Guava Is Not Only A Fruit; It Is Also A Vegetable

Amarud or jamrud is another name for guava. Peru, piyara, jamphal, and many other delectable delicacies arrived in India with the Portuguese a for about 500 years ago. Archaeologists have discovered proof of guava production in Peru dating back to 2500 BC. Guavas are native to Mexico and the area surrounding it. Ironically, China is the distant second-largest producer and exporter of this fruit, trailing India. Fruits from Khusro Baug in Allahabad are especially treasured due to their high level of popularity. The varieties Safeda, Surkha, and Lalit are well known. In Aurangabad, guava juice is consumed seasonally, as well as guava ice cream with red chillies. In some regions of the country, guava is consumed not just as a fruit but also as a vegetable. 

When the fruit is in season, an intriguing variation on the chutney theme is amrud ki Chutney. The flavours of green chilies, coriander, roasted cumin, and lemon juice with a touch of black rock salt tingle the taste. 

In Rajasthan, where there were little fresh veggies, Amrud ki Subzi was well-liked particularly within the Jain community. The dish omitted garlic and onions, and some traditional homes skipped the tomatoes. Asafetida, red chillli, turmeric, cumin, mustard, and coriander were used to flavour the "vegetable," which was occasionally covered with a gravy-like sauce made from curds. In this dish, the ripe fruit is used; the guava is not skinned, though the seeds are removed. 

Peru nu Shaak is a popular dish in the adjacent state of Gujrat, where it can be eaten dry or with a thin layer of acidic sauce. Onions, garlic, and tomato puree are not strictly forbidden foods, and they are frequently consumed. Parsis who fled religious persecution in Persia and took refuge in Gujrat after the arrival of Islam developed a penchant for Peru ni Kari which is pressure-cooked.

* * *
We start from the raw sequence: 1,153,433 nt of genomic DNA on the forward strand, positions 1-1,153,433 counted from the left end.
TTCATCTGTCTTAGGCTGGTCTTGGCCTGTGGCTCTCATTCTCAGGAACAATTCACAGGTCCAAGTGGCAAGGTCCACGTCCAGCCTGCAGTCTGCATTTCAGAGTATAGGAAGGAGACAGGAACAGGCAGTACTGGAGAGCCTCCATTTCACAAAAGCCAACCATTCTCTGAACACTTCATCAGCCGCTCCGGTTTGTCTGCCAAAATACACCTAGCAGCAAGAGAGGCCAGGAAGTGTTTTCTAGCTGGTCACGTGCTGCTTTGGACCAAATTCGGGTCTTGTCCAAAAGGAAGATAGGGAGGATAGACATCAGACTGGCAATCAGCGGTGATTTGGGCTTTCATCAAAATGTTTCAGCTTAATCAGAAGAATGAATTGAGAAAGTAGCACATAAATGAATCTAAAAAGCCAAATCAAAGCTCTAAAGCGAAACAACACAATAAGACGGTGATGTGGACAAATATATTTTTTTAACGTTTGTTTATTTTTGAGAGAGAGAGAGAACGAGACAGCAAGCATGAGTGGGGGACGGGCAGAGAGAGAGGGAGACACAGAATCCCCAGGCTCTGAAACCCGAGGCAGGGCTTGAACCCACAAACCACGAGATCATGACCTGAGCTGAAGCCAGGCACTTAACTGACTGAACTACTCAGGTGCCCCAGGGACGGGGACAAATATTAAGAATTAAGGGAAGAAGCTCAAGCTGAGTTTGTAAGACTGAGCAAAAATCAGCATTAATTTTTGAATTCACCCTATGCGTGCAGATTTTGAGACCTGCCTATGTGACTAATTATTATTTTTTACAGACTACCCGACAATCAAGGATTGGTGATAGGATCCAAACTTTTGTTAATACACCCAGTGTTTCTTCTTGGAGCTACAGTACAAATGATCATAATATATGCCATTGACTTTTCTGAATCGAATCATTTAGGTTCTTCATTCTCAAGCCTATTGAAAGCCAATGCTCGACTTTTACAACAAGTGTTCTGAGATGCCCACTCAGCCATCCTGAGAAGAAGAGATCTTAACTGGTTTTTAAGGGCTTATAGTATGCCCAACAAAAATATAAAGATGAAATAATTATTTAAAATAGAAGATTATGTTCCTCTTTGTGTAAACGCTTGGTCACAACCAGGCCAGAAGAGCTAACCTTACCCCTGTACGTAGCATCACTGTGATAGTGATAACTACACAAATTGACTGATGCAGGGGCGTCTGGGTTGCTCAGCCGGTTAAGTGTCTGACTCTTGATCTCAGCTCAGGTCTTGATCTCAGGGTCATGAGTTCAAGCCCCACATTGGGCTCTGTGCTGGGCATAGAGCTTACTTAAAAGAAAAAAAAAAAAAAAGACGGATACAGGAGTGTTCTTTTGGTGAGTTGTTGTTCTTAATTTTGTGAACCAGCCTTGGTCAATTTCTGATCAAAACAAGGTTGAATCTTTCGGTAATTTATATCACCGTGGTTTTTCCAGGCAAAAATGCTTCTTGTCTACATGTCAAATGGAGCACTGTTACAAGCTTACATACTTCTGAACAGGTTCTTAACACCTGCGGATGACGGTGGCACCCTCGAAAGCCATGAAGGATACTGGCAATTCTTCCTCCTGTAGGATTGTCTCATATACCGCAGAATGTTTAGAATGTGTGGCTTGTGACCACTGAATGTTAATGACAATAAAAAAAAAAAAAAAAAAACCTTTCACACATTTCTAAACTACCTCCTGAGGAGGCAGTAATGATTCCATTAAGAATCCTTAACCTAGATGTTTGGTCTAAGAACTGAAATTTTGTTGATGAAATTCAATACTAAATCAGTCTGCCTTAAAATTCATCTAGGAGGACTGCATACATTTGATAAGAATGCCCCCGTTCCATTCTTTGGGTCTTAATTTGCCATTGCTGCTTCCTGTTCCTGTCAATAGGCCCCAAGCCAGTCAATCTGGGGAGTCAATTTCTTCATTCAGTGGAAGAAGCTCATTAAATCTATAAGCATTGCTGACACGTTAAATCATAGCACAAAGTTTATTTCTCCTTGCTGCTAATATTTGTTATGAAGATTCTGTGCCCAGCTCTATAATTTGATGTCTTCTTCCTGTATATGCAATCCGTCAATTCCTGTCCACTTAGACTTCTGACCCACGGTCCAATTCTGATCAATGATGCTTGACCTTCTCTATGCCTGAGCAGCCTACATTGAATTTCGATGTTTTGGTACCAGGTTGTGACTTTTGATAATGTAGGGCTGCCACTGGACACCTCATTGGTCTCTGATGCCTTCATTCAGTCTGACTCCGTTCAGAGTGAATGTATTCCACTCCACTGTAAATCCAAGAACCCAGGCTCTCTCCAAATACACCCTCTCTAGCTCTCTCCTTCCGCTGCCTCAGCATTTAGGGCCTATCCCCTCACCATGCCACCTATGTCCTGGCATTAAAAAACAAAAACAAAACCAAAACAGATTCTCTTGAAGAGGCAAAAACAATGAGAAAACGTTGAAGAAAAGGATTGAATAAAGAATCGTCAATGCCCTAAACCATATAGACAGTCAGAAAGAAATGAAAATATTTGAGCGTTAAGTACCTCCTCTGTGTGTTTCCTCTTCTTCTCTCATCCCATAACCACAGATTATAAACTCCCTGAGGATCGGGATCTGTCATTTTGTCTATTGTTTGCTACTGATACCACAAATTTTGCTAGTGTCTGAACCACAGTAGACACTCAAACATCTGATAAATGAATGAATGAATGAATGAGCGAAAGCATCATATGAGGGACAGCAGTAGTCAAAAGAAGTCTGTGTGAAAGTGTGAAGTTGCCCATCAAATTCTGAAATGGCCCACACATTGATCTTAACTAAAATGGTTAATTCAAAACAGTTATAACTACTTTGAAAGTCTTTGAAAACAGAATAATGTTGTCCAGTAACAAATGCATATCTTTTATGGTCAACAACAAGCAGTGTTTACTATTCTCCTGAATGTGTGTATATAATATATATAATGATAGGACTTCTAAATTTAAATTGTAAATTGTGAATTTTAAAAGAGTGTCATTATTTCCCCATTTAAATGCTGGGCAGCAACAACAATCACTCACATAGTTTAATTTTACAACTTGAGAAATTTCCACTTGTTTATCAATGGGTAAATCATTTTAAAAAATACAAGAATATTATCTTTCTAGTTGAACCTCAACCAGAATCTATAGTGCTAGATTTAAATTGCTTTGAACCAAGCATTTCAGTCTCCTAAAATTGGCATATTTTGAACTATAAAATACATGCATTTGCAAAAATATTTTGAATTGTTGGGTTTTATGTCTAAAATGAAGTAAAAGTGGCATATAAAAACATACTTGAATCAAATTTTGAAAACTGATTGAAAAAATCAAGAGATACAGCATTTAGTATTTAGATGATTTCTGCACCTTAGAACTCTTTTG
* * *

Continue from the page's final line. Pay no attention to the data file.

Maharashtrian Peru ni Bhaji is a riot of sweet, acidic, furious, and spicy flavours. Both chopped green and red and powdered red chilies are utilised. Gur adds a touch of sweetness, and pureed tomatoes add a splash of colour to the sourness. Curry leaves and coriander leaves are utilised in the cooking process.  

Guava jelly's Indian equivalent, perad, is usually made in Goa during Christmas. Butter, lemon juice, and sugar are the only ingredients needed, but it takes a lot of expertise and care to make it right. Homemade perad doesn't contain any artificial flavouring or colouring. It just melts in the mouth since it is cut like barfi diamonds. The absence of any bread or cake with guava as an ingredient in Goa is odd.

Rices flavoured with tomato, lemon, tamarind, and other fruits are popular in Tamilnadu. How could they not have guava? With curry leaves and lentils mustard seeds, the fruit is grated and stir-fried. 

Unripe guavas are used to make Jamakya Pachadi, a spicy guava pickle, which is created in Andhra Pradesh and some areas of Karnataka. Another delicious quick fix pachadi is a ready-to-eat pickle with a short shelf life. Chennai and Kerala Guava-based koyapazza halwa is a decadent dessert made with copious amounts of ghee, almonds, and condensed milk. It has a long shelf life and a consistency similar to fudge. 

Recently, some inventive chefs have experimented with guava kheer, a dessert that is considerably lighter and easier to make than halwa. Methi-Guava Subzi is exceptional since it completely omits fruit flesh and combines guava leaves with fenugreek leaves.   

Beyond India guava is well-liked all around the world. A popular stew in the Philippines is called Sinigang na Bangus sa Bayabas, which cooks milk fish in guava broth with a variety of vegetables, including beans, eggplants, okra, greens, tomatoes, and radish. Guava is native to Peru, where it is used to glaze chicken and many barbecues come with guava-based barbecue sauce.